Know what a buckminsterfullerene C60 is? In the field of nanotechnology, it's the scientific name for a “buckyball,” one of the simplest of the carbon structures. And while these structures are known for their simplicity, the physical facilities in which they are researched are anything but.

In March of 2008, DPR completed a 10,000-sq.-ft. buildout of a research laboratory for emerging nanoscience technologies for the California Institute of Technology Kavli Research Institute. The 8-month project, which took place in a fully occupied, functioning facility, features three classes of cleanrooms: Class 100, Class 1,000 and Class 10,000 - similar to highly technical microelectronic manufacturing facilities. To offer some perspective, according to Wikipedia, the ambient air outside in a typical urban environment might contain as many as 35,000,000 particles per cubic meter. Cleanrooms, which DPR has constructed more than $3 billion worth over the last 18 years, are classified according to the number and size of particles permitted per volume of air (i.e., Class 100 means 100 is the maximum permitted number of particles per cubic foot).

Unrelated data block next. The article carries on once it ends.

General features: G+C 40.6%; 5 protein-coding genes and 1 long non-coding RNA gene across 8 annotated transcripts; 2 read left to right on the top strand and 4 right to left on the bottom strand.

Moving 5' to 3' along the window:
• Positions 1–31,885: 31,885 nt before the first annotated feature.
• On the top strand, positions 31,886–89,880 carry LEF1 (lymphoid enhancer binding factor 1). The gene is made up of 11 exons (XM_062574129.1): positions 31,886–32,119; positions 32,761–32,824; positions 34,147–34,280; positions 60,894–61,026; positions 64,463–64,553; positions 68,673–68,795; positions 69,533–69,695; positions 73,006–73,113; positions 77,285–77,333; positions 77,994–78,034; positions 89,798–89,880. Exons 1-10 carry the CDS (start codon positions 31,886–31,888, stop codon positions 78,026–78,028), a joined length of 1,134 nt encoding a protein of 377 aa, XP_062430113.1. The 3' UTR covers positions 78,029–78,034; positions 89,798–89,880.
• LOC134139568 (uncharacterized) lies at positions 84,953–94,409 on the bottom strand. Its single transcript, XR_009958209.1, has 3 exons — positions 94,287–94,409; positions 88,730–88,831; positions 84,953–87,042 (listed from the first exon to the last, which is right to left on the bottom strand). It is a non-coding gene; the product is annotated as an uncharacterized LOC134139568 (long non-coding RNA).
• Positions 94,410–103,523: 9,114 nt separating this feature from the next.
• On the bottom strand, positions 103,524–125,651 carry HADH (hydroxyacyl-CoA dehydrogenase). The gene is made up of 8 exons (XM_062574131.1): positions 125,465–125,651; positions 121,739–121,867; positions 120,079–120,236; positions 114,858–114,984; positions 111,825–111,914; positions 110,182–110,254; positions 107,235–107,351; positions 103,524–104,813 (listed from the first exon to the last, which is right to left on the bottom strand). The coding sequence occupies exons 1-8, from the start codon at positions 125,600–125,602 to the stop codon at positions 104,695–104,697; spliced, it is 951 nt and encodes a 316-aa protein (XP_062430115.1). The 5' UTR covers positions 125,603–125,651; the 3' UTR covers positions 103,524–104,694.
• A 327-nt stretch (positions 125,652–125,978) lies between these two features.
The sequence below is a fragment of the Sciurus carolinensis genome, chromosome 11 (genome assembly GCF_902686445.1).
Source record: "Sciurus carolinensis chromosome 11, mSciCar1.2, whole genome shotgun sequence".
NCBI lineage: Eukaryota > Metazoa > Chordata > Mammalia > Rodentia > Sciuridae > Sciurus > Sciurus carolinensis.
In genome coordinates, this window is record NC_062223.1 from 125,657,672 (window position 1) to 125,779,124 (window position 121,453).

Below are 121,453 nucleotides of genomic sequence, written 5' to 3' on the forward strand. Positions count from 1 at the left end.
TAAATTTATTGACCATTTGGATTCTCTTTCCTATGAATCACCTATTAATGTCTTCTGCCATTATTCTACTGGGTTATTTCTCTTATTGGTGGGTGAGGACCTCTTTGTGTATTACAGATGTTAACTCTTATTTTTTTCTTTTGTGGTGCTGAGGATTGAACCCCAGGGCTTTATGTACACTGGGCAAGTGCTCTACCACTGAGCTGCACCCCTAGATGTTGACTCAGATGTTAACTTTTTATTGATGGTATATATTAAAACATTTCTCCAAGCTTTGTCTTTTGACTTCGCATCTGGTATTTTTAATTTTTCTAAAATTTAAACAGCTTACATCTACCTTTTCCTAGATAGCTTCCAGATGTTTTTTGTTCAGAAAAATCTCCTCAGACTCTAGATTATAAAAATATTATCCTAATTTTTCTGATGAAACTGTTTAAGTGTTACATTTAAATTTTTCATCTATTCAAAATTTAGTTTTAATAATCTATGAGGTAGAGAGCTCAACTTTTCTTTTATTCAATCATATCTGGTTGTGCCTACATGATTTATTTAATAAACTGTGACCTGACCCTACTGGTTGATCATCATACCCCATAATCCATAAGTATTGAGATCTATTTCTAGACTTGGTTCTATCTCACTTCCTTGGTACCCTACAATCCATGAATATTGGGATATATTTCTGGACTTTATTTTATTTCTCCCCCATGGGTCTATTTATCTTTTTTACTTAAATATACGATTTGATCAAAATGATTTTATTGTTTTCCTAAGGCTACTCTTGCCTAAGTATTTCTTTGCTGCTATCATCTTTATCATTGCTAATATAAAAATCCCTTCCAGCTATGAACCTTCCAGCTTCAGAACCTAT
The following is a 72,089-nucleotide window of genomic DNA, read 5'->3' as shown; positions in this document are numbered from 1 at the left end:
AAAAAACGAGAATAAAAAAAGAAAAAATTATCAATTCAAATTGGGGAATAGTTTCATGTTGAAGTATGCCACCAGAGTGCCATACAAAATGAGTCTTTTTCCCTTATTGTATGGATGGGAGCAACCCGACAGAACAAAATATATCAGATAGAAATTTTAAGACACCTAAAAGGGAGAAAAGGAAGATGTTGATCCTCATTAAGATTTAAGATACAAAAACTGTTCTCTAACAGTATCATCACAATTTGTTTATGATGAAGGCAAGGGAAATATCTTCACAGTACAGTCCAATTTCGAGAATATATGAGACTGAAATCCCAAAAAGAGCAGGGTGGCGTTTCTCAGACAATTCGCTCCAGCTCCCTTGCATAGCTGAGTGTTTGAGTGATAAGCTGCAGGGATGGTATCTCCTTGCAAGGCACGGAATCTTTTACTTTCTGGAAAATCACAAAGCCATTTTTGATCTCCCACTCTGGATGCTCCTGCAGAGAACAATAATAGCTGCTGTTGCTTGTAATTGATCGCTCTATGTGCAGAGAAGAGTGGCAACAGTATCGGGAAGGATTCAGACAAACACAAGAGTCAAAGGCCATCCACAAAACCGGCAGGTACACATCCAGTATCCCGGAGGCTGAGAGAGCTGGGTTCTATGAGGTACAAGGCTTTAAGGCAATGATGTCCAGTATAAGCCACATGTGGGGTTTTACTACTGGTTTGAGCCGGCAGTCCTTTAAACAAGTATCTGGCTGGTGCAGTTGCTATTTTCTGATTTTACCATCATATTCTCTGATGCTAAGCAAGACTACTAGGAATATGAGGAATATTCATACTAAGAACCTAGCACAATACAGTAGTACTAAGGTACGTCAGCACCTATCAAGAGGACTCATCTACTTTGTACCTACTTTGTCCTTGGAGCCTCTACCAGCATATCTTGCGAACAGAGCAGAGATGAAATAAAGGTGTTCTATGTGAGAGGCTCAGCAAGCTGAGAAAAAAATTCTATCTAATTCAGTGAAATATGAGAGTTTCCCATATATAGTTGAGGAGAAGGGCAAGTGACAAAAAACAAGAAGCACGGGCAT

Although well-experienced in cleanroom construction, with its large ductwork and stringent clean-construction protocols, DPR still had to overcome several challenges in the building of the Caltech Kavli research laboratory. The Kavli lab is located in the subbasement of a five-story building, two levels below grade, which means the space in which to locate the mechanical systems that support the laboratory's equipment was limited. Simply put, space was extremely tight. DPR quickly mitigated the problem, however, by working with the HVAC contractor to design/assist the mechanical needs of the project.

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